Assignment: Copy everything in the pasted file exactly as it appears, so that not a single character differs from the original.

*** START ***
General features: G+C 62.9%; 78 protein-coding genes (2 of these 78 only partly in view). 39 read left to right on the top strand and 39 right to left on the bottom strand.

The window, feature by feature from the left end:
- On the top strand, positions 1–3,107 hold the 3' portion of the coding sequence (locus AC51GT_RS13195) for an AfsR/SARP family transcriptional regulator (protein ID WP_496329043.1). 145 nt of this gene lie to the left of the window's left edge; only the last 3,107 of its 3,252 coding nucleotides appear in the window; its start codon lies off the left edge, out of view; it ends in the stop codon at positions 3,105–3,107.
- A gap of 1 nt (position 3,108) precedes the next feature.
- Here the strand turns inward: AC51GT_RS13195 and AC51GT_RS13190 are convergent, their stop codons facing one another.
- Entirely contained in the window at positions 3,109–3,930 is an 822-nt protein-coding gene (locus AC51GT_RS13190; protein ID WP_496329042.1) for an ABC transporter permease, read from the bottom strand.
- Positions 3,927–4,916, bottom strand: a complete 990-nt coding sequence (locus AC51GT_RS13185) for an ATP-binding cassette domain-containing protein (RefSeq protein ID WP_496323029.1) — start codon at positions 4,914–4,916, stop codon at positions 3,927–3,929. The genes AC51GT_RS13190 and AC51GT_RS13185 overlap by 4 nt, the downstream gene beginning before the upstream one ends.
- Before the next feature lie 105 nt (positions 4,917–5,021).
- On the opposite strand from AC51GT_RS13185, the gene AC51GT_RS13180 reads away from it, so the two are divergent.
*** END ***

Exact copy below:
General features: G+C 62.9%; 78 protein-coding genes (2 of these 78 only partly in view). 39 read left to right on the top strand and 39 right to left on the bottom strand.

The window, feature by feature from the left end:
- On the top strand, positions 1–3,107 hold the 3' portion of the coding sequence (locus AC51GT_RS13195) for an AfsR/SARP family transcriptional regulator (protein ID WP_496329043.1). 145 nt of this gene lie to the left of the window's left edge; only the last 3,107 of its 3,252 coding nucleotides appear in the window; its start codon lies off the left edge, out of view; it ends in the stop codon at positions 3,105–3,107.
- A gap of 1 nt (position 3,108) precedes the next feature.
- Here the strand turns inward: AC51GT_RS13195 and AC51GT_RS13190 are convergent, their stop codons facing one another.
- Entirely contained in the window at positions 3,109–3,930 is an 822-nt protein-coding gene (locus AC51GT_RS13190; protein ID WP_496329042.1) for an ABC transporter permease, read from the bottom strand.
- Positions 3,927–4,916, bottom strand: a complete 990-nt coding sequence (locus AC51GT_RS13185) for an ATP-binding cassette domain-containing protein (RefSeq protein ID WP_496323029.1) — start codon at positions 4,914–4,916, stop codon at positions 3,927–3,929. The genes AC51GT_RS13190 and AC51GT_RS13185 overlap by 4 nt, the downstream gene beginning before the upstream one ends.
- Before the next feature lie 105 nt (positions 4,917–5,021).
- On the opposite strand from AC51GT_RS13185, the gene AC51GT_RS13180 reads away from it, so the two are divergent.